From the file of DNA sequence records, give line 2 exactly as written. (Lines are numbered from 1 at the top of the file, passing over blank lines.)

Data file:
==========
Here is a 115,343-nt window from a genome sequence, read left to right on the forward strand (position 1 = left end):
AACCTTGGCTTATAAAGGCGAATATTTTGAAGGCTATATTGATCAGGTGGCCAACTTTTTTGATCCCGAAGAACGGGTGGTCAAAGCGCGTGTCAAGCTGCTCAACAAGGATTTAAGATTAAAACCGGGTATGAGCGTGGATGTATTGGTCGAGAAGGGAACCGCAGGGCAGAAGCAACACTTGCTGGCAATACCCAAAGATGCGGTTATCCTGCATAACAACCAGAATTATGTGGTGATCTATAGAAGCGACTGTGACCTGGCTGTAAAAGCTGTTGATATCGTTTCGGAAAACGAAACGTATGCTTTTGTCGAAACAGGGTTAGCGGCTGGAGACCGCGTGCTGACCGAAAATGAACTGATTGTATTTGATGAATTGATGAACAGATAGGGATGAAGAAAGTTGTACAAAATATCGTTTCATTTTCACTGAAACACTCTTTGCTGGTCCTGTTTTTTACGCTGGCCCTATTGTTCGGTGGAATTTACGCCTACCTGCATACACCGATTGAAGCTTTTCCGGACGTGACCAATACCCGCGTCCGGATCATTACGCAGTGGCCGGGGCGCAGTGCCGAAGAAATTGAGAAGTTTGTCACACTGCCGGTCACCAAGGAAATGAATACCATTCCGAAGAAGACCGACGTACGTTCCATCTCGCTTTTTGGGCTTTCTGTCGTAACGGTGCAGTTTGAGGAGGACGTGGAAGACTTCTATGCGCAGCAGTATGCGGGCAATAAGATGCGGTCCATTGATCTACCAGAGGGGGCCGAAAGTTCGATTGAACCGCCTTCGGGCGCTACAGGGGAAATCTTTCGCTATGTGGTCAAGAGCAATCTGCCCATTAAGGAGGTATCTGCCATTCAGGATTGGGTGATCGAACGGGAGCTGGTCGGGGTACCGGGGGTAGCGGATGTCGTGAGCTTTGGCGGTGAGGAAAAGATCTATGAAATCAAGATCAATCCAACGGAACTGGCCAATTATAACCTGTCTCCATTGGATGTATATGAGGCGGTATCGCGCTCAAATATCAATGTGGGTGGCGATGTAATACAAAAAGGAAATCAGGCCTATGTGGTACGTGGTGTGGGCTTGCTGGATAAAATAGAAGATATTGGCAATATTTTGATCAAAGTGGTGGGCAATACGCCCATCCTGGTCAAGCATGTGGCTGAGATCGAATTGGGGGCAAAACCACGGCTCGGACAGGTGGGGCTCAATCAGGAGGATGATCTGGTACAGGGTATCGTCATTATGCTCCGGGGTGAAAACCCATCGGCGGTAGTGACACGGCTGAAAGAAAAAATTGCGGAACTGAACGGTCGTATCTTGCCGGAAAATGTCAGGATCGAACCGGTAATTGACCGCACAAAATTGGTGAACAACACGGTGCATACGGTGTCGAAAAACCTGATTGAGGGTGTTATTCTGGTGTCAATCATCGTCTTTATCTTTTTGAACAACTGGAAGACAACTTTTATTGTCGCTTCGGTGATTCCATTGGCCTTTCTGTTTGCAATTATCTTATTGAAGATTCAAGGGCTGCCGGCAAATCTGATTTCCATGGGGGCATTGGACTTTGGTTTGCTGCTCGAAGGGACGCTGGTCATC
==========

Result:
AACCTTGGCTTATAAAGGCGAATATTTTGAAGGCTATATTGATCAGGTGGCCAACTTTTTTGATCCCGAAGAACGGGTGGTCAAAGCGCGTGTCAAGCTGCTCAACAAGGATTTAAGATTAAAACCGGGTATGAGCGTGGATGTATTGGTCGAGAAGGGAACCGCAGGGCAGAAGCAACACTTGCTGGCAATACCCAAAGATGCGGTTATCCTGCATAACAACCAGAATTATGTGGTGATCTATAGAAGCGACTGTGACCTGGCTGTAAAAGCTGTTGATATCGTTTCGGAAAACGAAACGTATGCTTTTGTCGAAACAGGGTTAGCGGCTGGAGACCGCGTGCTGACCGAAAATGAACTGATTGTATTTGATGAATTGATGAACAGATAGGGATGAAGAAAGTTGTACAAAATATCGTTTCATTTTCACTGAAACACTCTTTGCTGGTCCTGTTTTTTACGCTGGCCCTATTGTTCGGTGGAATTTACGCCTACCTGCATACACCGATTGAAGCTTTTCCGGACGTGACCAATACCCGCGTCCGGATCATTACGCAGTGGCCGGGGCGCAGTGCCGAAGAAATTGAGAAGTTTGTCACACTGCCGGTCACCAAGGAAATGAATACCATTCCGAAGAAGACCGACGTACGTTCCATCTCGCTTTTTGGGCTTTCTGTCGTAACGGTGCAGTTTGAGGAGGACGTGGAAGACTTCTATGCGCAGCAGTATGCGGGCAATAAGATGCGGTCCATTGATCTACCAGAGGGGGCCGAAAGTTCGATTGAACCGCCTTCGGGCGCTACAGGGGAAATCTTTCGCTATGTGGTCAAGAGCAATCTGCCCATTAAGGAGGTATCTGCCATTCAGGATTGGGTGATCGAACGGGAGCTGGTCGGGGTACCGGGGGTAGCGGATGTCGTGAGCTTTGGCGGTGAGGAAAAGATCTATGAAATCAAGATCAATCCAACGGAACTGGCCAATTATAACCTGTCTCCATTGGATGTATATGAGGCGGTATCGCGCTCAAATATCAATGTGGGTGGCGATGTAATACAAAAAGGAAATCAGGCCTATGTGGTACGTGGTGTGGGCTTGCTGGATAAAATAGAAGATATTGGCAATATTTTGATCAAAGTGGTGGGCAATACGCCCATCCTGGTCAAGCATGTGGCTGAGATCGAATTGGGGGCAAAACCACGGCTCGGACAGGTGGGGCTCAATCAGGAGGATGATCTGGTACAGGGTATCGTCATTATGCTCCGGGGTGAAAACCCATCGGCGGTAGTGACACGGCTGAAAGAAAAAATTGCGGAACTGAACGGTCGTATCTTGCCGGAAAATGTCAGGATCGAACCGGTAATTGACCGCACAAAATTGGTGAACAACACGGTGCATACGGTGTCGAAAAACCTGATTGAGGGTGTTATTCTGGTGTCAATCATCGTCTTTATCTTTTTGAACAACTGGAAGACAACTTTTATTGTCGCTTCGGTGATTCCATTGGCCTTTCTGTTTGCAATTATCTTATTGAAGATTCAAGGGCTGCCGGCAAATCTGATTTCCATGGGGGCATTGGACTTTGGTTTGCTGCTCGAAGGGACGCTGGTCATC